I’m not going to sell bread for the rest of my life. I’m going to be a supermodel!
If that Olajumoke, who can’t even speak a word of English, can be plucked out of obscurity and turned into an overnight sensation why not me?
I’m fair-skinned and pretty. I have nice long legs and speak good English. I can give Genevieve Nnaji and Omotola Ekeinde a run for their money any day, that’s how beautiful I am.
I’ve invested my savings in make-up and every morning before I go out hawking I put everything on – foundation, fake eyelashes, lipstick – till I look like a Nollywood actress out on the celebrity party circuit.
I’ve even practiced the model walk – with a full tray of bread on my head – sashaying along gracefully, one foot in front of the other, with catwalk precision.
I’ve even tipped the local area boys to give me a call if they spot a camera crew or talent scouts. These little boys have eyes and ears all over Lagos and if it’s happening they are the first to know.
I’m not the only one. All the other hawkers have upped their game. Before we would ply our trades dressed like ragamuffins – torn and faded dresses, dusty legs and worn out slippers, hair still done-up in last season’s braids and without even a dollop of Vaseline on our dry faces.
That’s all changed now. Nigeria’s next best models are strutting their stuff along the roads and highways of our cities caked in make-up, balanced precariously on inch-high heels, sporting torn jeans or ripped hotpants and mini-skirts with naked flesh bulging for all to see selling akara or bread!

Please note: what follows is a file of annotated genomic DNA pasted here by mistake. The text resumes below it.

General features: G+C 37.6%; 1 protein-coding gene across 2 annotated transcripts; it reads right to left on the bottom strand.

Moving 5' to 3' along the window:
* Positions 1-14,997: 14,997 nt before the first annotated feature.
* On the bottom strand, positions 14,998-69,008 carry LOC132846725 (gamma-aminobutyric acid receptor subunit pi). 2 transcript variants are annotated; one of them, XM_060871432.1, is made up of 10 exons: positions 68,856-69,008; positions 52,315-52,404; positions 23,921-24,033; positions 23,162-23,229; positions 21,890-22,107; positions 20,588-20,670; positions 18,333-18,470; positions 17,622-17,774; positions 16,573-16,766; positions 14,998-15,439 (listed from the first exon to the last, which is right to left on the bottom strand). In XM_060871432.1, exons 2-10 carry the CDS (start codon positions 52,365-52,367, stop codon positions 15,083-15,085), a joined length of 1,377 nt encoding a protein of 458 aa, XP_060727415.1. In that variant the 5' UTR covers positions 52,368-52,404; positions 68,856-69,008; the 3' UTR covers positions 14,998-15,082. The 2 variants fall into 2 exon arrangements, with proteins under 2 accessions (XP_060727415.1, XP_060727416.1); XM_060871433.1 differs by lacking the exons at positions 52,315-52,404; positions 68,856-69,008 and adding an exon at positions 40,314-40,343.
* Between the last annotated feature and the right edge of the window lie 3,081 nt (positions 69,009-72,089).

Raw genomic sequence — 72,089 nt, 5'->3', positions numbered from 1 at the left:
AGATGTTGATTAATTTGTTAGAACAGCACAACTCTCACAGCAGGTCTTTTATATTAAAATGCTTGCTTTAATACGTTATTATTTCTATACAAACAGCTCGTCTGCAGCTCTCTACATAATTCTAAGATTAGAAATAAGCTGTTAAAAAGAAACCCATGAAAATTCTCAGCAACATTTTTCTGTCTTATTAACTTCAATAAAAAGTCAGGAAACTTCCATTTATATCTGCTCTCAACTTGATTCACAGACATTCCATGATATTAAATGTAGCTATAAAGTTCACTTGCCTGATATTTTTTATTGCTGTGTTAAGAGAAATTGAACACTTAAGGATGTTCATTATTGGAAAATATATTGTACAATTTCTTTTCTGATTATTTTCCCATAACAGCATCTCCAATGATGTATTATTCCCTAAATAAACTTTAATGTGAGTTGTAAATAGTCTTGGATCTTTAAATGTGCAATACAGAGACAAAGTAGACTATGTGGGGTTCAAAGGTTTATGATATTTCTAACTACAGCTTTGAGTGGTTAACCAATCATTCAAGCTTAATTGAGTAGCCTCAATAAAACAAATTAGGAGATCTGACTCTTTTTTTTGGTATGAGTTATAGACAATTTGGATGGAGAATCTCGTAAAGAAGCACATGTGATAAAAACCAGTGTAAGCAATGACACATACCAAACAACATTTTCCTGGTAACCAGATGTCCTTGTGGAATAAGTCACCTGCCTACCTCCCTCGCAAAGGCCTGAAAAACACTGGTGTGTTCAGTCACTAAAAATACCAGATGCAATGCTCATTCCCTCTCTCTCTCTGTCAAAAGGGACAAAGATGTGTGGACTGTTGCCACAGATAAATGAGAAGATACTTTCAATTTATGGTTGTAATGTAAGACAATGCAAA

Everybody wants to be discovered by a modelling scout.
But I’m ahead of them all. I have my army of little area boys and informers looking out for me and I also have a cousin who’s into internet marketing. If he knows of anything he sends me a text, like the one he sent me this morning. I want to be first in line when it comes to selecting the best.
A T.V documentary was being shot in Agege around where T Y Bello discovered Olajumoke Orisaguna when she photobombed a Tinie Tempath photoshoot. There were some journalists and talent scouts coming – including some oyinbos from abroad.
I rifled through my wardrobe. No iro and buba today. I needed to look sexy and model-like.
I settled for a tight-fitting V-neck that half showed my cleavage, a pair of distressed micro-shorts and nude coloured legging.
I put on my make-up, all of it. I put gel into my hair to make it more curly and fluffy and stepped out.
I was at Agege within the hour. There were others there, jostling for attention, but I was not to be put off, circus or not.
Balancing my tray of bread on my head I walked up and down around where the television crew were. It was hot and tears of perspiration streaked down my face on to my top giving me a wet look as I was soaked in sweat.
After a while one of the photographers looked at me and I smiled back, striking a pose.
“Asewo…”, he shouted,”…how much do you charge?”.